That Marx should attack the Indian village is already a precursor to the illiberality of the liberal, who, 150 years ago, had already sees themselves as superior. Today, it is political incorrect to cast aspersions on another culture. But something else from Marx survived: liberalism.

Its flip side, “Oriental despotism” is founded in the kampung thus, these crucibles of backward thinking such as “superstition”. To be liberal then is to be progressive, to be progressive is to be urbane and cosmopolitan, to be urbane is to thrive in modern city ideas, to have gone through American and Australian education, hence to speak English, and to be Anglophile.

In Malaysian political terms, to be liberal is to be a Pakatoon, one who is smart, unlike those Felda village idiots, and also clever enough to see through the facade of Barisan Nasional/Umno for its ‘evil’.

From where had the political word or idea contained in the word ‘evil’ come? What is its root source? Why? How? These are asked because, search as you may the cultures far away from Europe and the Middle East, you won’t find a similar concept in which religious condemnation (that is, cursing through god) and politics are fitted like gloves to hand.

In On Liberty, John Stuart Mill, with typical self-righteous western smugness, regarded liberalism as a new religion, indeed “a better religion than any of those that are ordinarily called by that title.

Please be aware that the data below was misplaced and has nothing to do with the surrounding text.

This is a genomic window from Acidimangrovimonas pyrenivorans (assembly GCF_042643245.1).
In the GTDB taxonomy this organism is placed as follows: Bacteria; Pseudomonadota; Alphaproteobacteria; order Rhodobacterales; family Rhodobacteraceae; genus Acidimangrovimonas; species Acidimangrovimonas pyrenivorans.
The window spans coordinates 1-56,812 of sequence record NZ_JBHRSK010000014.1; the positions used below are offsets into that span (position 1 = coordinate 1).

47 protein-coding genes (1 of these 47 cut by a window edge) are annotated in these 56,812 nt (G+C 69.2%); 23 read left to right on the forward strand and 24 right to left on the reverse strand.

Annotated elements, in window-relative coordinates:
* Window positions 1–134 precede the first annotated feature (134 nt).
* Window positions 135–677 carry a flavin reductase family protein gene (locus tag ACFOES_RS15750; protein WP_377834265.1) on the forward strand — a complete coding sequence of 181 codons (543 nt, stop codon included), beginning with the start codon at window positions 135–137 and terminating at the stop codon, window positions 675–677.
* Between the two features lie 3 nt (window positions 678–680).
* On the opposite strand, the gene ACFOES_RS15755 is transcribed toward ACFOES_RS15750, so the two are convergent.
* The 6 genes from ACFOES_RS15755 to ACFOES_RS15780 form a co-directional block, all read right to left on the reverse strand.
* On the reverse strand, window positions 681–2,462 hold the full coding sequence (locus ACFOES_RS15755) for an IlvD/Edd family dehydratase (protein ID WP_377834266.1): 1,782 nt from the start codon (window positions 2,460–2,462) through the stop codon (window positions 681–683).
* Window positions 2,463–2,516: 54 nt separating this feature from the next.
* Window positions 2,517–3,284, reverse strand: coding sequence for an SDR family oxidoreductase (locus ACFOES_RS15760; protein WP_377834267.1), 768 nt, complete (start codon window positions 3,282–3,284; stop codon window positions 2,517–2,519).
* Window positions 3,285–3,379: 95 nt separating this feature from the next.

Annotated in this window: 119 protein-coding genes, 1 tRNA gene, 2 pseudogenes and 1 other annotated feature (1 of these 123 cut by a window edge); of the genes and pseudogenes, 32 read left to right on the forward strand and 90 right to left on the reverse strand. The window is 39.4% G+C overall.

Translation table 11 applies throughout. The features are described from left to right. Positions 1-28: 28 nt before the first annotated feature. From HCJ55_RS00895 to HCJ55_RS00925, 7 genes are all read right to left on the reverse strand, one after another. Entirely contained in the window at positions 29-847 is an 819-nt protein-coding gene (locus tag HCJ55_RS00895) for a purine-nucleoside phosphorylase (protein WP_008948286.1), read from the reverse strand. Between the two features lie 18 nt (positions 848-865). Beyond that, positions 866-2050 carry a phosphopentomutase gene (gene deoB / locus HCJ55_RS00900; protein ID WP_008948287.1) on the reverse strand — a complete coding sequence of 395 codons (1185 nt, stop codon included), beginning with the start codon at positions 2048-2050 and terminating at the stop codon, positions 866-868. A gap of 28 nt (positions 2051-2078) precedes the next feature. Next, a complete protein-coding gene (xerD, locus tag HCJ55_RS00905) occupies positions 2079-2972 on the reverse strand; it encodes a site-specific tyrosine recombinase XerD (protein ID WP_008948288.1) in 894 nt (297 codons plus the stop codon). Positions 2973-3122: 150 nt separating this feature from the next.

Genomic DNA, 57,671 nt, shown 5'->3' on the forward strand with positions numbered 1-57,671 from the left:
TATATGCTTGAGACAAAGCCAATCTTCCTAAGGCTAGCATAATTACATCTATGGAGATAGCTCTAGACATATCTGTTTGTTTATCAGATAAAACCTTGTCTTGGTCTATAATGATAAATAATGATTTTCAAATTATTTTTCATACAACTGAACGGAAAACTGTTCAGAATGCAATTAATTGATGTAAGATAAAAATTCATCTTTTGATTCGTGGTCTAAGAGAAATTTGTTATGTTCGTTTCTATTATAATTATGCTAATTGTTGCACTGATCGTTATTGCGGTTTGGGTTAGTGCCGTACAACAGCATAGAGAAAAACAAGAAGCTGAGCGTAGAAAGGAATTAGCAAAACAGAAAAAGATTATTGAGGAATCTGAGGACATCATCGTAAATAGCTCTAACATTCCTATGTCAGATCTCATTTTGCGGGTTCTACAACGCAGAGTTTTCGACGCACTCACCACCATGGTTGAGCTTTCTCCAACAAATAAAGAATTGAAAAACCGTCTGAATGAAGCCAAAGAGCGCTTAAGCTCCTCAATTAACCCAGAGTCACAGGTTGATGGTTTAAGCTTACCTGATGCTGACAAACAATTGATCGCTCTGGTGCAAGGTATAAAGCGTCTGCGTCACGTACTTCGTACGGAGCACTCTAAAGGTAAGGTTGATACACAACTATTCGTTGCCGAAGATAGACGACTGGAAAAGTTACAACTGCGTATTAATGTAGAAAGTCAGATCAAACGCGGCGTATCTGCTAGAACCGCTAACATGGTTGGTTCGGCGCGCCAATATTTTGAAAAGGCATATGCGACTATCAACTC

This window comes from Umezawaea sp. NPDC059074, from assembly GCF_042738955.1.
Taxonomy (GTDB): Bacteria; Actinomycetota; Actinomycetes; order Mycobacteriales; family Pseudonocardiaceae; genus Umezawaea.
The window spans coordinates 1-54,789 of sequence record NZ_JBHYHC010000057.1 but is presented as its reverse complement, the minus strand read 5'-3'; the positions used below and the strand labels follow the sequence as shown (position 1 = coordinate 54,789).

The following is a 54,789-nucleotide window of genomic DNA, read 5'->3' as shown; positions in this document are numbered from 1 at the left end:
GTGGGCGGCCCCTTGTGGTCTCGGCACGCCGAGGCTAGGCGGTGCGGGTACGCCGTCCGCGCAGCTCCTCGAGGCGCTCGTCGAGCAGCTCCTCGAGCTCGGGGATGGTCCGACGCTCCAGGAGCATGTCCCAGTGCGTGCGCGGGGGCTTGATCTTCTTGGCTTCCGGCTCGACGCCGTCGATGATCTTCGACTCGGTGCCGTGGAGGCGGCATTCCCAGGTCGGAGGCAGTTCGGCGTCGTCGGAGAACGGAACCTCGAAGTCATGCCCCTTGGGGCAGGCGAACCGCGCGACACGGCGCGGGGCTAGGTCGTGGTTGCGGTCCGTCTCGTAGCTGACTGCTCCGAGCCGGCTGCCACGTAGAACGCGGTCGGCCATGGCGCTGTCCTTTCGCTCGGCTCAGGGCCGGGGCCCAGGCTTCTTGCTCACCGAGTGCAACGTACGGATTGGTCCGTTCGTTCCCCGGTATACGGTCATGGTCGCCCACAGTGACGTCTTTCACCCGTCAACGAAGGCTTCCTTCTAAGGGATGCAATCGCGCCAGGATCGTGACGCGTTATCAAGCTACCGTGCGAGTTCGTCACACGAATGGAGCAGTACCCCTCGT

Contained in the political word ‘Liberal’, thus, are the elements sourced from Christianity (Mills will know only Christianity, as better than say Hinduism), Marxian sociology and, above all, religion cursing. All of which don’t seem to square with the backroom, almost unconscious or unwritten notions that liberalism is inherently ‘good’ and liberating as opposed to being oppressive.

But, here is the point: it doesn’t have to.

To understand this, consider the Daoist explanation: the tall and the short define each other, high and low make each other, front and back follow one another. In Chinese:


This truism — that no thing, not even an objective thing such as a tree or stone, stands alone existing and independent to itself — means that to call Umno/Barisan evil, the caller (the person calling) must be good. Here, you fall into your own trap: prove it! This is because, once you go down this road, you are littered with the opposites of your concepts and ideas, terms of your own making. The religious sense of it is this: the person, as it is with the Christian god, is the unity of all things; we embody both good and evil.